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Amphictyonis /ˌæmfɪkˈtənɪs/ (Greek: Ἀμφικτυονίς, translit. Amphiktuonís) in Greek mythology is a goddess of wine and friendship between nations, a local form of Demeter. Demeter was worshiped under this name at Anthela, because it was a meeting place for the amphictyons of Thermopylae, who offered sacrifices to her at the start of every meeting.[1]

The general council of the Amphictyonians was where major Greek nations met after the battle of Salamis around 480 BC. It was here that the Lacedaemonians argued that those cities which were not in the league, nor had fought against the Persians, should be excluded from the league. Themistocles of Athens disagreed, for the reason that it would be intolerable if most of Greece should be excluded, and the general council should come to be ruled by two or three great cities.[2]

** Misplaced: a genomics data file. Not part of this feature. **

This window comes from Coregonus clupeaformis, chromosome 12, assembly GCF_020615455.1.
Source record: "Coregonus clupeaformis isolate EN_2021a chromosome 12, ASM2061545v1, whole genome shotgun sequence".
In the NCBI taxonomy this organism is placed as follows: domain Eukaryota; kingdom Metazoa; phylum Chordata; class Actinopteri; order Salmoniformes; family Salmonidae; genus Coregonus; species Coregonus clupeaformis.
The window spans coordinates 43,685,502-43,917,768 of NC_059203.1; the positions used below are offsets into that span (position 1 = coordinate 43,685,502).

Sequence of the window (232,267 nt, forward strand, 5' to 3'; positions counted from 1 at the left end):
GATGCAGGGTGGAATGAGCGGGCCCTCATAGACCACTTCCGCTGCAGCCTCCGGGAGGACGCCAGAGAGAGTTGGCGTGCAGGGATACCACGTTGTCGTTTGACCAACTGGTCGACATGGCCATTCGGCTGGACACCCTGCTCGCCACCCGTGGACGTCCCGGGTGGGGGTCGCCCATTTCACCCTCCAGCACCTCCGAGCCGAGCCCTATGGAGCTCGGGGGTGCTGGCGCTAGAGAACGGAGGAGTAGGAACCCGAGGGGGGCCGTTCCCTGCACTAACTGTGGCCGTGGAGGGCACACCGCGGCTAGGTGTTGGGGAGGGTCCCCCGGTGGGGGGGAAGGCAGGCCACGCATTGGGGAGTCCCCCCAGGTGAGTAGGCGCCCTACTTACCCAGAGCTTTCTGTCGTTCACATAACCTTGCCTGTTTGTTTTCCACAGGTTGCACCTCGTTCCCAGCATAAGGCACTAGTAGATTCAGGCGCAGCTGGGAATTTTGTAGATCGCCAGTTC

1. ^ Titles of Demeter & Kore: Ancient Greek religion
  2. ^ Plutarch (1932). Plutarch: The Lives of the Noble Grecians and Romans. John Dryden, translator. New York: The Modern Library.